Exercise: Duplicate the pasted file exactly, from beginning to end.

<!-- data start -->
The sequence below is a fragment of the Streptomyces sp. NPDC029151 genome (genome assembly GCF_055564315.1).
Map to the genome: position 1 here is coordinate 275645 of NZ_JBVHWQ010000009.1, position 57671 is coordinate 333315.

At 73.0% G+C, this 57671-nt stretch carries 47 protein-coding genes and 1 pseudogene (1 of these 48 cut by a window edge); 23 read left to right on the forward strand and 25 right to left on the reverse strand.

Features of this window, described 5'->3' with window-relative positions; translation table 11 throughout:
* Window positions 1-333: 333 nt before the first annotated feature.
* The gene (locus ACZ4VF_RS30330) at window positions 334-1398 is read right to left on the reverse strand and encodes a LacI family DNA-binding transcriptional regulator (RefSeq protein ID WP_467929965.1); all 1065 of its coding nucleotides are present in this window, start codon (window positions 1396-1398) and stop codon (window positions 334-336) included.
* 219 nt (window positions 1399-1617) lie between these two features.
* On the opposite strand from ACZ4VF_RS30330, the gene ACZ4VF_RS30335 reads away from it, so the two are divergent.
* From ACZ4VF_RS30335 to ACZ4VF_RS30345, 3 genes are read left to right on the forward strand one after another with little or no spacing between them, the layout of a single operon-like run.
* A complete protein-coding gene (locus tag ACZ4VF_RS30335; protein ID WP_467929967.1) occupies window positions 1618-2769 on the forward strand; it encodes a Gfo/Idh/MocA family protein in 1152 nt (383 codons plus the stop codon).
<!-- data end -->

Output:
The sequence below is a fragment of the Streptomyces sp. NPDC029151 genome (genome assembly GCF_055564315.1).
Map to the genome: position 1 here is coordinate 275645 of NZ_JBVHWQ010000009.1, position 57671 is coordinate 333315.

At 73.0% G+C, this 57671-nt stretch carries 47 protein-coding genes and 1 pseudogene (1 of these 48 cut by a window edge); 23 read left to right on the forward strand and 25 right to left on the reverse strand.

Features of this window, described 5'->3' with window-relative positions; translation table 11 throughout:
* Window positions 1-333: 333 nt before the first annotated feature.
* The gene (locus ACZ4VF_RS30330) at window positions 334-1398 is read right to left on the reverse strand and encodes a LacI family DNA-binding transcriptional regulator (RefSeq protein ID WP_467929965.1); all 1065 of its coding nucleotides are present in this window, start codon (window positions 1396-1398) and stop codon (window positions 334-336) included.
* 219 nt (window positions 1399-1617) lie between these two features.
* On the opposite strand from ACZ4VF_RS30330, the gene ACZ4VF_RS30335 reads away from it, so the two are divergent.
* From ACZ4VF_RS30335 to ACZ4VF_RS30345, 3 genes are read left to right on the forward strand one after another with little or no spacing between them, the layout of a single operon-like run.
* A complete protein-coding gene (locus tag ACZ4VF_RS30335; protein ID WP_467929967.1) occupies window positions 1618-2769 on the forward strand; it encodes a Gfo/Idh/MocA family protein in 1152 nt (383 codons plus the stop codon).